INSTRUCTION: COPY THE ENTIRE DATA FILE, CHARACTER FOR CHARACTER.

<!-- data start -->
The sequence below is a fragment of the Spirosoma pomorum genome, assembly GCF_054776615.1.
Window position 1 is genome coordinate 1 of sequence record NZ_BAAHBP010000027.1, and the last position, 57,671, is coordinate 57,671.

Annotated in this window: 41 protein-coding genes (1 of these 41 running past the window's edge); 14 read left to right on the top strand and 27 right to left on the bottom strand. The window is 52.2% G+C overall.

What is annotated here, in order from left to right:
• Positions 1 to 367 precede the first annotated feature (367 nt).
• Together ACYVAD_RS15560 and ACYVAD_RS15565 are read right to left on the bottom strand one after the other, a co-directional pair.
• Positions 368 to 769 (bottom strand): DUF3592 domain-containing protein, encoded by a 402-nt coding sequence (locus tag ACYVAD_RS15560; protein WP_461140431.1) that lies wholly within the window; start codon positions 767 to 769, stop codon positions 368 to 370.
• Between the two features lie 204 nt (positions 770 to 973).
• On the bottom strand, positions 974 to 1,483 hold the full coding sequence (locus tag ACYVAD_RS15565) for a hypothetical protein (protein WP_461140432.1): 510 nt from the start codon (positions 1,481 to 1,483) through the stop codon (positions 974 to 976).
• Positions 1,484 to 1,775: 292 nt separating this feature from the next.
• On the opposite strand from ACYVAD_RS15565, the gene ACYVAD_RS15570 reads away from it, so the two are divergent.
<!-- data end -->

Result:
The sequence below is a fragment of the Spirosoma pomorum genome, assembly GCF_054776615.1.
Window position 1 is genome coordinate 1 of sequence record NZ_BAAHBP010000027.1, and the last position, 57,671, is coordinate 57,671.

Annotated in this window: 41 protein-coding genes (1 of these 41 running past the window's edge); 14 read left to right on the top strand and 27 right to left on the bottom strand. The window is 52.2% G+C overall.

What is annotated here, in order from left to right:
• Positions 1 to 367 precede the first annotated feature (367 nt).
• Together ACYVAD_RS15560 and ACYVAD_RS15565 are read right to left on the bottom strand one after the other, a co-directional pair.
• Positions 368 to 769 (bottom strand): DUF3592 domain-containing protein, encoded by a 402-nt coding sequence (locus tag ACYVAD_RS15560; protein WP_461140431.1) that lies wholly within the window; start codon positions 767 to 769, stop codon positions 368 to 370.
• Between the two features lie 204 nt (positions 770 to 973).
• On the bottom strand, positions 974 to 1,483 hold the full coding sequence (locus tag ACYVAD_RS15565) for a hypothetical protein (protein WP_461140432.1): 510 nt from the start codon (positions 1,481 to 1,483) through the stop codon (positions 974 to 976).
• Positions 1,484 to 1,775: 292 nt separating this feature from the next.
• On the opposite strand from ACYVAD_RS15565, the gene ACYVAD_RS15570 reads away from it, so the two are divergent.